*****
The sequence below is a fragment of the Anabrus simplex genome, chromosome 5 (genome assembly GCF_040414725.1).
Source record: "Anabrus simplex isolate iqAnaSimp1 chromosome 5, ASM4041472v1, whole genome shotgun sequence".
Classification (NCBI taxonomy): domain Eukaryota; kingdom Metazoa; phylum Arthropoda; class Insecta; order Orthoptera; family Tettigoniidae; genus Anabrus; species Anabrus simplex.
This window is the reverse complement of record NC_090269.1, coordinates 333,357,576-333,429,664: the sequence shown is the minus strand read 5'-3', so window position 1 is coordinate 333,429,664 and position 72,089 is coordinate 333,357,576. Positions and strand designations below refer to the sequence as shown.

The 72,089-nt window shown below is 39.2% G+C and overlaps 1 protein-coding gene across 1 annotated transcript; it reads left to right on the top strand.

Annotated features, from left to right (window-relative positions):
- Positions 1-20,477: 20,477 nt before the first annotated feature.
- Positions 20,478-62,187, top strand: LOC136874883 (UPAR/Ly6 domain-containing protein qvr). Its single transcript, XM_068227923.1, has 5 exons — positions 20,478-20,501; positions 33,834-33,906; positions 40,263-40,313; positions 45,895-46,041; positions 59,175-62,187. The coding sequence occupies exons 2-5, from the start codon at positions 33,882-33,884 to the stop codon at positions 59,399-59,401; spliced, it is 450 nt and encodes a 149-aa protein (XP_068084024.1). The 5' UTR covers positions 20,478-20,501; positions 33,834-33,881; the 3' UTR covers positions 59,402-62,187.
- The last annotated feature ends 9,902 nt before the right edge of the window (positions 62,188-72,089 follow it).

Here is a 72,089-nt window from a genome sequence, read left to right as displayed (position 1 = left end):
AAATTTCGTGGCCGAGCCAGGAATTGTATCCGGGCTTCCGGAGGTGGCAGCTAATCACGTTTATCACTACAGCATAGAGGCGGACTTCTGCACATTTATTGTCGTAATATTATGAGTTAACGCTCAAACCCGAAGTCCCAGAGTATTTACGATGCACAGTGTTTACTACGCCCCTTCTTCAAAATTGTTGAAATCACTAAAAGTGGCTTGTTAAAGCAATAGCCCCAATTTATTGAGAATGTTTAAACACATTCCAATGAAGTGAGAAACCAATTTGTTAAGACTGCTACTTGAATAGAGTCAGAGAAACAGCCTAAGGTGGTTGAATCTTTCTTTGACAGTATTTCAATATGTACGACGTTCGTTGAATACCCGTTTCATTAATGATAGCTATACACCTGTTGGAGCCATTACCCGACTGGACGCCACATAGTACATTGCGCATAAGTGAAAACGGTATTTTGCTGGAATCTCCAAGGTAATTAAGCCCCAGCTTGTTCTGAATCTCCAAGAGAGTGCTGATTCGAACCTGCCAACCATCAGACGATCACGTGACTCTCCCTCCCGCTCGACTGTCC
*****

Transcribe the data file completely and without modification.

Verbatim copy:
The sequence below is a fragment of the Anabrus simplex genome, chromosome 5 (genome assembly GCF_040414725.1).
Source record: "Anabrus simplex isolate iqAnaSimp1 chromosome 5, ASM4041472v1, whole genome shotgun sequence".
Classification (NCBI taxonomy): domain Eukaryota; kingdom Metazoa; phylum Arthropoda; class Insecta; order Orthoptera; family Tettigoniidae; genus Anabrus; species Anabrus simplex.
This window is the reverse complement of record NC_090269.1, coordinates 333,357,576-333,429,664: the sequence shown is the minus strand read 5'-3', so window position 1 is coordinate 333,429,664 and position 72,089 is coordinate 333,357,576. Positions and strand designations below refer to the sequence as shown.

The 72,089-nt window shown below is 39.2% G+C and overlaps 1 protein-coding gene across 1 annotated transcript; it reads left to right on the top strand.

Annotated features, from left to right (window-relative positions):
- Positions 1-20,477: 20,477 nt before the first annotated feature.
- Positions 20,478-62,187, top strand: LOC136874883 (UPAR/Ly6 domain-containing protein qvr). Its single transcript, XM_068227923.1, has 5 exons — positions 20,478-20,501; positions 33,834-33,906; positions 40,263-40,313; positions 45,895-46,041; positions 59,175-62,187. The coding sequence occupies exons 2-5, from the start codon at positions 33,882-33,884 to the stop codon at positions 59,399-59,401; spliced, it is 450 nt and encodes a 149-aa protein (XP_068084024.1). The 5' UTR covers positions 20,478-20,501; positions 33,834-33,881; the 3' UTR covers positions 59,402-62,187.
- The last annotated feature ends 9,902 nt before the right edge of the window (positions 62,188-72,089 follow it).

Here is a 72,089-nt window from a genome sequence, read left to right as displayed (position 1 = left end):
AAATTTCGTGGCCGAGCCAGGAATTGTATCCGGGCTTCCGGAGGTGGCAGCTAATCACGTTTATCACTACAGCATAGAGGCGGACTTCTGCACATTTATTGTCGTAATATTATGAGTTAACGCTCAAACCCGAAGTCCCAGAGTATTTACGATGCACAGTGTTTACTACGCCCCTTCTTCAAAATTGTTGAAATCACTAAAAGTGGCTTGTTAAAGCAATAGCCCCAATTTATTGAGAATGTTTAAACACATTCCAATGAAGTGAGAAACCAATTTGTTAAGACTGCTACTTGAATAGAGTCAGAGAAACAGCCTAAGGTGGTTGAATCTTTCTTTGACAGTATTTCAATATGTACGACGTTCGTTGAATACCCGTTTCATTAATGATAGCTATACACCTGTTGGAGCCATTACCCGACTGGACGCCACATAGTACATTGCGCATAAGTGAAAACGGTATTTTGCTGGAATCTCCAAGGTAATTAAGCCCCAGCTTGTTCTGAATCTCCAAGAGAGTGCTGATTCGAACCTGCCAACCATCAGACGATCACGTGACTCTCCCTCCCGCTCGACTGTCC